Resolution of the Board of Trustees of Congregation Rodeph Shalom concerning Egalitarian Prayer at the Western Wall and Conversion in the State of Israel – June 27, 2017

June 28, 2017

Resolution of the Board of Trustees of Congregation Rodeph Shalom concerning Egalitarian Prayer at the Western Wall and Conversion in the State of Israel – June 27, 2017

Background:

This week in Israel, the Netanyahu government made two major decisions affecting most of the Diaspora, decisions which are especially hurtful because, as Rabbi Rick Jacobs, President of the Union for Reform Judaism put it, North American Jews have a “deep and unshakeable commitment to Israel.” Like we see our fellow Rodeph Shalom members as family, we see the Israeli people as family. We feel joy and pride with each Israeli accomplishment and we mourn each Israeli loss. Read the rest of this entry »


Leia’s Bikini or Rey’s Shmata: Gender Bias in Society and in Us

January 22, 2017

rey-1449242_960_720Princess Leia, actually Carrie Fisher, of blessed memory, recalls an outraged father challenging her, because she agreed to wear the skimpy iron bikini, in the scene with Jabba the Hutt, in The Return of the Jedi movie.  Fisher’s response? A giant slug captured me, and forced me to wear that stupid outfit, and then I killed him, because I didn’t like it. And then I changed my clothes, back stage!

Decades later when the newest episode, The Force Awakens was produced, Fisher observed : the female protagonist Rey shows no cleavage, wears baggie pants, and is essentially wrapped in what we might call, a shmata.  Progress.  Read the rest of this entry »


Post-Election Complacency or Anxiety: An Alternative Path in the Stairway to Heaven

December 12, 2016

 

artwork-797_960_720(delivered by Rabbi Maderer in Shabbat Service 12/9/16)

Years ago when I lived in suburban NJ, there was a break-in in our neighborhood.  We already had a burglar alarm in our house, so we added to the front porch the only extra security measure we could think of: a big dog-food bowl.  We did not have a dog.  But we were going to scare those intruders away!  To make it seem real, we painted onto the bowl the name of our fake dog: Shomer, Hebrew for “guard.” Once guarded by Shomer, in our alarm-shielded house, we proceeded to protect ourselves with a light-timer, for evenings when we were out…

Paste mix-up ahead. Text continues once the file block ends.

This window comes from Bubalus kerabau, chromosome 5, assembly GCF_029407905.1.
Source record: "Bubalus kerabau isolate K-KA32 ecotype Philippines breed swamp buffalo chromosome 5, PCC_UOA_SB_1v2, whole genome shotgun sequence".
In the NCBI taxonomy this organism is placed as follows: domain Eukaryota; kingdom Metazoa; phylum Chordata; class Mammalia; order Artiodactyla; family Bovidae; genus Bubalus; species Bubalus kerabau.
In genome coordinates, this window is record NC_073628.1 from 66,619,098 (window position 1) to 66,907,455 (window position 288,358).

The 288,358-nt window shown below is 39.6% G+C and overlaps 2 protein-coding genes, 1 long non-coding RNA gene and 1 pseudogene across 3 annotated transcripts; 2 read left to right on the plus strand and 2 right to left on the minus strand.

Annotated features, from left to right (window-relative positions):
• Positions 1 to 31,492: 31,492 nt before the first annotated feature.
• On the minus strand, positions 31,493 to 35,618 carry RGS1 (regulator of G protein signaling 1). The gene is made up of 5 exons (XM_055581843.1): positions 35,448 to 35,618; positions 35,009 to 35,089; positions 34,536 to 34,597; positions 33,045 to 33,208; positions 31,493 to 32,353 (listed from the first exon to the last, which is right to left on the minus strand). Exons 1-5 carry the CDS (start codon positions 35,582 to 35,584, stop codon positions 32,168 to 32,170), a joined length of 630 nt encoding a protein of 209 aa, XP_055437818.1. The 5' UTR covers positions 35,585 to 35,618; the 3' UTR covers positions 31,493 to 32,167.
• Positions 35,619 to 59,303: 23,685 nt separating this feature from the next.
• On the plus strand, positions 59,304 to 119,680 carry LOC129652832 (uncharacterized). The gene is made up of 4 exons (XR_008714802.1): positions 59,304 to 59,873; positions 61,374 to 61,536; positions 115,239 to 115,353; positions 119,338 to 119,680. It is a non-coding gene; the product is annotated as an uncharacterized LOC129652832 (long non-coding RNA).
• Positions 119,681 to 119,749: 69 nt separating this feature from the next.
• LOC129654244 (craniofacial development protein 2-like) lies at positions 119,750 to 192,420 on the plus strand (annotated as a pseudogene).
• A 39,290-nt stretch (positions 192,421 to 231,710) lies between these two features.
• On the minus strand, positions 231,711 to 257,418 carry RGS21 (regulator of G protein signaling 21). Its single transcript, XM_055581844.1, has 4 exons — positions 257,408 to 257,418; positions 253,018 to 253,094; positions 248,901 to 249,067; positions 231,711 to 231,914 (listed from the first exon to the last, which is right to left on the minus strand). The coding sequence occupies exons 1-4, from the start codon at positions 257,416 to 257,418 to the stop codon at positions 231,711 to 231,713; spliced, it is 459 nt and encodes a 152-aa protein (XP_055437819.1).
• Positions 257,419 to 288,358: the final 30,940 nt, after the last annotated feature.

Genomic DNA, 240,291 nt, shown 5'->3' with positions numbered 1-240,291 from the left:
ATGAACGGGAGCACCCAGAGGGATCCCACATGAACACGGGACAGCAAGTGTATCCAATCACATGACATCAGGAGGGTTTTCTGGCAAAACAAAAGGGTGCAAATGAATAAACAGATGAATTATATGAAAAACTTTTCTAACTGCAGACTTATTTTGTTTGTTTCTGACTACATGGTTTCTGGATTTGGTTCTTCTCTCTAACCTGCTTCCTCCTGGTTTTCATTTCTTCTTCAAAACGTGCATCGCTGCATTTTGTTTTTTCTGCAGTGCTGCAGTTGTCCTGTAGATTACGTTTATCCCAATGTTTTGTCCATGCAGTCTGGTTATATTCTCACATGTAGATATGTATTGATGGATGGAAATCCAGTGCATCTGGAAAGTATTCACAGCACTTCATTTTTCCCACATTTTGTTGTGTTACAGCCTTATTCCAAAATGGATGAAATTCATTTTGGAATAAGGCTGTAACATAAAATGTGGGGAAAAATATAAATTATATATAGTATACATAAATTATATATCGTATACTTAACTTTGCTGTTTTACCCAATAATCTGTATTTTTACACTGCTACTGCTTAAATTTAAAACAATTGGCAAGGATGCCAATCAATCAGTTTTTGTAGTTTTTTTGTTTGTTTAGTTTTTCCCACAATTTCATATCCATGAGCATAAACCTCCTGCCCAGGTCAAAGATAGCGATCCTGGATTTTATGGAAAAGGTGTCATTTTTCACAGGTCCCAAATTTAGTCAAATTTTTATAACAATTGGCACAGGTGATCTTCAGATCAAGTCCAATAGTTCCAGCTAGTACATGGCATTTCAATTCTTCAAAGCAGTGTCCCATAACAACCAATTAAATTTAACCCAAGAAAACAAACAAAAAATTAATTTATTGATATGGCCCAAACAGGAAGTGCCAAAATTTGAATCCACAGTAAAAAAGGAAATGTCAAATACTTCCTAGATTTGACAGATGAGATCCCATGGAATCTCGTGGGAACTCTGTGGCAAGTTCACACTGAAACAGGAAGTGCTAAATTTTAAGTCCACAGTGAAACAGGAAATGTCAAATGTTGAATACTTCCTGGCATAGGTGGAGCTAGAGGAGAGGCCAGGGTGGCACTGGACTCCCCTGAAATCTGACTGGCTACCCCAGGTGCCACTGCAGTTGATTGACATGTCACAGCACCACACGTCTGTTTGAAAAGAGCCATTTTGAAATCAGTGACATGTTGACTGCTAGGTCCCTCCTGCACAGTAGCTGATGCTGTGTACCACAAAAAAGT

How much worry is too much worry?  Some of our concerns and precautions are well-founded.  But there is a point when our energy is so channeled into the worry that we are at risk of losing our focus and our purpose.  Meanwhile, the anxiety reduces us, to wasted grief.

As we think about our roles in civic life, teaching, parenting, business, politics, it is important to consider: where do I have control and what is beyond my control? Read the rest of this entry »


HaKarat HaTov: Jewish Thanksgiving and Jewish Living

November 24, 2016

Discover more Jewish values on raising kids who are responsible, grateful and menschy with money on Tues., Nov 29, when NY Times money columnist Ron Lieber speaks.

When this year’s Slichot speaker, Dr. Dan Gottleib of WHYY hosted his final weekly Voices in the Family last year, he focused the show on gratitude.  As callers thanked Dr. Dan for giving them something– courage or patience or thanks…  he responded (paraphrased) “I don’t give anyone anything that isn’t already there.  It’s about seeing what’s already there.”

Seeing what’s already there– this is Judaism’s approach to Thanksgiving.  One Hebrew term for gratitude is “hakarat hatov.” Read the rest of this entry »


Rodeph Shalom Statement to Speak Out Against Hate and Object to the Appointment of Steve Bannon

November 16, 2016